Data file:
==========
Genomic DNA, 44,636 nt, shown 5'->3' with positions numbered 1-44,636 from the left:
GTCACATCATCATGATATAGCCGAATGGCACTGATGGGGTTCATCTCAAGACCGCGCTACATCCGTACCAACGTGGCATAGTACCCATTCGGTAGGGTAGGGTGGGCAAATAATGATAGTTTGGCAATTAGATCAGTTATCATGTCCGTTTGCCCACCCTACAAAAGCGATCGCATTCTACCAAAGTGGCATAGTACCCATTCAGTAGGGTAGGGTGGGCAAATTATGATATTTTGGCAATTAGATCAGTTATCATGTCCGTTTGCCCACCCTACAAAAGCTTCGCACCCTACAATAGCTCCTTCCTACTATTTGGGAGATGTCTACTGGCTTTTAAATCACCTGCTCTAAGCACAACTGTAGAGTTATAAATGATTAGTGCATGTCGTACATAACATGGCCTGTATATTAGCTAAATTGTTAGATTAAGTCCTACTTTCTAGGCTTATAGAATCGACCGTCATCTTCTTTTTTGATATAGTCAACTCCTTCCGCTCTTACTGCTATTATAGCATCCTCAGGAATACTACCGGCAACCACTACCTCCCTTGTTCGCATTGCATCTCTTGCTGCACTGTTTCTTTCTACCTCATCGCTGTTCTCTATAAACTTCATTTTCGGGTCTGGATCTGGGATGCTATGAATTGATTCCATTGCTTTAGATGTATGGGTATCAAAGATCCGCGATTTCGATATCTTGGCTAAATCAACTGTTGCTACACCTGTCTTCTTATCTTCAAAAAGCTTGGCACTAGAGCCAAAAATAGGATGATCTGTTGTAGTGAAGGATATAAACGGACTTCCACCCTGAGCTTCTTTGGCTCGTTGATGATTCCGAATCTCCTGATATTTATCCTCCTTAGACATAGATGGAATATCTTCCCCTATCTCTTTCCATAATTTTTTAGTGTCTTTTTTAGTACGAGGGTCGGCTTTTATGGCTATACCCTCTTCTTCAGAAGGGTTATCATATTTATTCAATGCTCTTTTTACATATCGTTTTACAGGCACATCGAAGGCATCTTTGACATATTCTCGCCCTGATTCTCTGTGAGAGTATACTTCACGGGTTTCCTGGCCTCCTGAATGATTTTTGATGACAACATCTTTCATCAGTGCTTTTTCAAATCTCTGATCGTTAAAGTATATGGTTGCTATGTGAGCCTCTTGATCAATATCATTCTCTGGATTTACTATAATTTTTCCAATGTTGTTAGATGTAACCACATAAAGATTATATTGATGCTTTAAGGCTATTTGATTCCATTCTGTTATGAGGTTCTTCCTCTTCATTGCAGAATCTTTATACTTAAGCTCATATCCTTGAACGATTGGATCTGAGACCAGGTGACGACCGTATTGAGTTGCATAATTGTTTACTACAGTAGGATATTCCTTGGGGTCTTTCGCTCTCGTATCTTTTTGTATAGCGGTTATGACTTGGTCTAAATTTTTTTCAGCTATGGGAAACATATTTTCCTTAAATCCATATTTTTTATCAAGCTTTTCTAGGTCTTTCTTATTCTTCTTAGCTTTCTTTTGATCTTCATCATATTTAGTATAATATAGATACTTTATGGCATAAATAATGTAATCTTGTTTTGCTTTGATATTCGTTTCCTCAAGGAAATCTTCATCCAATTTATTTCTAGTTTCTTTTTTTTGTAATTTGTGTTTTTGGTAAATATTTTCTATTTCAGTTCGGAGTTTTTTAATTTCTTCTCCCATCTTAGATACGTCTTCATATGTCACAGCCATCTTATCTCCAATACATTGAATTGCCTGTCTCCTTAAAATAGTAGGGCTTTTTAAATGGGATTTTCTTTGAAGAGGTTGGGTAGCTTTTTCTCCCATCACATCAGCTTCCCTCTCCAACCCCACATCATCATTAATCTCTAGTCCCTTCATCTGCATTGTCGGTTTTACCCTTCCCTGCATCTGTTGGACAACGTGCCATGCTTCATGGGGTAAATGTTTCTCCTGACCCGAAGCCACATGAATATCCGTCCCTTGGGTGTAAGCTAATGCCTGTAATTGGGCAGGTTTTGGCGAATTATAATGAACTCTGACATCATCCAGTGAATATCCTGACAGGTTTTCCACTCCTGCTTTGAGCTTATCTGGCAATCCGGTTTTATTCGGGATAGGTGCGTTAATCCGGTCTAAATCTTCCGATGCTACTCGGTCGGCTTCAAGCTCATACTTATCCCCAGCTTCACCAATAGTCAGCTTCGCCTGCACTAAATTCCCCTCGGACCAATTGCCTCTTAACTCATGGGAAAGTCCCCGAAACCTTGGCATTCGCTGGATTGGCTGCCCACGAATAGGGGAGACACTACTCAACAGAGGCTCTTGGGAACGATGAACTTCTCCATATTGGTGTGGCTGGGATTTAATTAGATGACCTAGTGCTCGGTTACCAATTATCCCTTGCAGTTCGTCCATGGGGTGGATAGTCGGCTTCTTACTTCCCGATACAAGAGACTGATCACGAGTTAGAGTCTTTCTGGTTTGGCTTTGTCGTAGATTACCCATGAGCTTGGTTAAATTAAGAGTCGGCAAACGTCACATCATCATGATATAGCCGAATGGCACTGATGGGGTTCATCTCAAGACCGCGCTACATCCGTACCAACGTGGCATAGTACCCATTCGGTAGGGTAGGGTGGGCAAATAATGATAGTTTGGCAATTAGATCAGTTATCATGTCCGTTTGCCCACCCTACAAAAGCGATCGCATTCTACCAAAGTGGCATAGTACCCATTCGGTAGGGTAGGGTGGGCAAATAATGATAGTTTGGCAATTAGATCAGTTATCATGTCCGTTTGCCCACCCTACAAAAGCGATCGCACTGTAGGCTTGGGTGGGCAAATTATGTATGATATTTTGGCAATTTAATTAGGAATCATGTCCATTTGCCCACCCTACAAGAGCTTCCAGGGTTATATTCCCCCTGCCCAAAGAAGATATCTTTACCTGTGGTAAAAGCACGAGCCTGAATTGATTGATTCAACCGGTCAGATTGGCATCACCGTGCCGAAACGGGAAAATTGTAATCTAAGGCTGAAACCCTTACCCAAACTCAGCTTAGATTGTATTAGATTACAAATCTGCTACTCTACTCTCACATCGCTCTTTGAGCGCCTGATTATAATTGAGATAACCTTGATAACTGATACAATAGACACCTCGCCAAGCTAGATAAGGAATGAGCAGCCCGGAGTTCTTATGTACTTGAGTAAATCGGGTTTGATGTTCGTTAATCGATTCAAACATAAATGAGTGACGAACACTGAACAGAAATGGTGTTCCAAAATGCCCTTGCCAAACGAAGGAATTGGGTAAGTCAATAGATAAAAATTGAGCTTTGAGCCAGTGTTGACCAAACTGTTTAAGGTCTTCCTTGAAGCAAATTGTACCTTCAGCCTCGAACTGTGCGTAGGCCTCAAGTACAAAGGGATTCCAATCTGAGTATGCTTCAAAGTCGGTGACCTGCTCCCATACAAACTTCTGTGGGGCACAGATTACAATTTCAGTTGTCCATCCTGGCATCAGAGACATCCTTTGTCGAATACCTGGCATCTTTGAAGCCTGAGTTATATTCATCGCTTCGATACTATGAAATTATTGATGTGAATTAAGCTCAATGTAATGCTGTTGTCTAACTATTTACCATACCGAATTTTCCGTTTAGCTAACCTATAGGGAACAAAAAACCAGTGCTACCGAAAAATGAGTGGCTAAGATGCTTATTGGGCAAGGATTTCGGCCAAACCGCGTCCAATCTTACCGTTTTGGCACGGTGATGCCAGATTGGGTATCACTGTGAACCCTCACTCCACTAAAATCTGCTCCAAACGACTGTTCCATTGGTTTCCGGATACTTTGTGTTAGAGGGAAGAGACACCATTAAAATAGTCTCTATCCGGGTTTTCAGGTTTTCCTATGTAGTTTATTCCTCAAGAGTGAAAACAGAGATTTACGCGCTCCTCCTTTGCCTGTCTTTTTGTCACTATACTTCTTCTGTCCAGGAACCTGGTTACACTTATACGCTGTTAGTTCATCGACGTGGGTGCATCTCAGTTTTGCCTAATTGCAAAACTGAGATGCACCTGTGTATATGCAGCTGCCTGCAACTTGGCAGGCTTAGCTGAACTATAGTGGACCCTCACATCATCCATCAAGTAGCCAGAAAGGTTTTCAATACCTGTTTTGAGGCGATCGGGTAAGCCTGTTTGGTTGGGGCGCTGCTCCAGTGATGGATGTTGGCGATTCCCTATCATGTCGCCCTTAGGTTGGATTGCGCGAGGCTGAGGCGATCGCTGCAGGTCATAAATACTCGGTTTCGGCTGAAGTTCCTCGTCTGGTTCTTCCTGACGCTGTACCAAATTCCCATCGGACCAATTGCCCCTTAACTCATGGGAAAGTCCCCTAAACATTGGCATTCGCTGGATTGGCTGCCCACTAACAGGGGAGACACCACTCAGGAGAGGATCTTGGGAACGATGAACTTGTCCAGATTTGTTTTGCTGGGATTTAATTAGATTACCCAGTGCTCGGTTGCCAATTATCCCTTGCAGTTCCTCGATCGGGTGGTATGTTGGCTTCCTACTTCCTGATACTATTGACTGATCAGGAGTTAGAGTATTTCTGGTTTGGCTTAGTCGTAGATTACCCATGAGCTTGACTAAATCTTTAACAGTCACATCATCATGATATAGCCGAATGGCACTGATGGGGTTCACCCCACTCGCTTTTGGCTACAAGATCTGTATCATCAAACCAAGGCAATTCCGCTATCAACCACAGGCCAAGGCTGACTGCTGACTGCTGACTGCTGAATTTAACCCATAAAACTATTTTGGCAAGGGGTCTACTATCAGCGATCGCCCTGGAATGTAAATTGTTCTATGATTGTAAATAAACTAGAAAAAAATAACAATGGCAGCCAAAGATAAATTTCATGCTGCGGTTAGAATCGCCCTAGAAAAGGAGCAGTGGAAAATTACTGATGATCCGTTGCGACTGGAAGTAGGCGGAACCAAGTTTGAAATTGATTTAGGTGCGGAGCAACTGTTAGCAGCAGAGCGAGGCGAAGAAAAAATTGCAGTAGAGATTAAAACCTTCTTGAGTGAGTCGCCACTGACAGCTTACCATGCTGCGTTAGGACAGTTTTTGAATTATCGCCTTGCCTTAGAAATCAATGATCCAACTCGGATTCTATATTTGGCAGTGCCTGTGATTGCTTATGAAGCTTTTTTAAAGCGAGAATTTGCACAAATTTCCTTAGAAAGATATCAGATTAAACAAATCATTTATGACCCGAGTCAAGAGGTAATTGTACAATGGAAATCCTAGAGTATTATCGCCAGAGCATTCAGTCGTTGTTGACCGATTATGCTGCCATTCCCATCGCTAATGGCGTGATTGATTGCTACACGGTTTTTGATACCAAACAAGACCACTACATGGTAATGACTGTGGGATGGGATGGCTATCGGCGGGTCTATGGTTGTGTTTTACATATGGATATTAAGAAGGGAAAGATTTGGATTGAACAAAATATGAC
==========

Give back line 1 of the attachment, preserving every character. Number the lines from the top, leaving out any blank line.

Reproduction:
Genomic DNA, 44,636 nt, shown 5'->3' with positions numbered 1-44,636 from the left: